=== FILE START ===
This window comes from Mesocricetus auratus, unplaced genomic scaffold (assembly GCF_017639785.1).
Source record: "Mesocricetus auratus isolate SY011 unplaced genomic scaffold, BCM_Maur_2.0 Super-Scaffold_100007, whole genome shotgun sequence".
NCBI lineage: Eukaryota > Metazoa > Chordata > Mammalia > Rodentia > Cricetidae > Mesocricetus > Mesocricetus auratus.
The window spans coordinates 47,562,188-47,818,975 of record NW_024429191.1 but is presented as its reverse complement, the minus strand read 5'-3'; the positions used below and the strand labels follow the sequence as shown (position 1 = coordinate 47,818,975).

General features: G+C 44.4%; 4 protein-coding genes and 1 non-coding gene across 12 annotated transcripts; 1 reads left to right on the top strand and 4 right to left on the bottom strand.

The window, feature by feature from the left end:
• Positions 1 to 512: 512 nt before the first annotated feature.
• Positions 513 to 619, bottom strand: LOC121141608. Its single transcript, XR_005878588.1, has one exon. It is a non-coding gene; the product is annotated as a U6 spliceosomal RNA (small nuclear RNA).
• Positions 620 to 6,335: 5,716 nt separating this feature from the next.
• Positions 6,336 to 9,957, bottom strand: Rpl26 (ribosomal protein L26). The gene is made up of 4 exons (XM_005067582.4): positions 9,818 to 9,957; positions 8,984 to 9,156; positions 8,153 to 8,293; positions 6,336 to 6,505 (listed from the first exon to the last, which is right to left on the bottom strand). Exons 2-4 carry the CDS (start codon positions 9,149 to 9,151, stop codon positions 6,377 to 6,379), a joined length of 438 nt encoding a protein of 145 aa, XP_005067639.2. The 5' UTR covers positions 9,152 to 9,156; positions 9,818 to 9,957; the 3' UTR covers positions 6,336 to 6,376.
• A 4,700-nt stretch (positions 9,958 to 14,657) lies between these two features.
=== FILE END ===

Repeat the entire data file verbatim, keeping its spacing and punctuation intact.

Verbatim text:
This window comes from Mesocricetus auratus, unplaced genomic scaffold (assembly GCF_017639785.1).
Source record: "Mesocricetus auratus isolate SY011 unplaced genomic scaffold, BCM_Maur_2.0 Super-Scaffold_100007, whole genome shotgun sequence".
NCBI lineage: Eukaryota > Metazoa > Chordata > Mammalia > Rodentia > Cricetidae > Mesocricetus > Mesocricetus auratus.
The window spans coordinates 47,562,188-47,818,975 of record NW_024429191.1 but is presented as its reverse complement, the minus strand read 5'-3'; the positions used below and the strand labels follow the sequence as shown (position 1 = coordinate 47,818,975).

General features: G+C 44.4%; 4 protein-coding genes and 1 non-coding gene across 12 annotated transcripts; 1 reads left to right on the top strand and 4 right to left on the bottom strand.

The window, feature by feature from the left end:
• Positions 1 to 512: 512 nt before the first annotated feature.
• Positions 513 to 619, bottom strand: LOC121141608. Its single transcript, XR_005878588.1, has one exon. It is a non-coding gene; the product is annotated as a U6 spliceosomal RNA (small nuclear RNA).
• Positions 620 to 6,335: 5,716 nt separating this feature from the next.
• Positions 6,336 to 9,957, bottom strand: Rpl26 (ribosomal protein L26). The gene is made up of 4 exons (XM_005067582.4): positions 9,818 to 9,957; positions 8,984 to 9,156; positions 8,153 to 8,293; positions 6,336 to 6,505 (listed from the first exon to the last, which is right to left on the bottom strand). Exons 2-4 carry the CDS (start codon positions 9,149 to 9,151, stop codon positions 6,377 to 6,379), a joined length of 438 nt encoding a protein of 145 aa, XP_005067639.2. The 5' UTR covers positions 9,152 to 9,156; positions 9,818 to 9,957; the 3' UTR covers positions 6,336 to 6,376.
• A 4,700-nt stretch (positions 9,958 to 14,657) lies between these two features.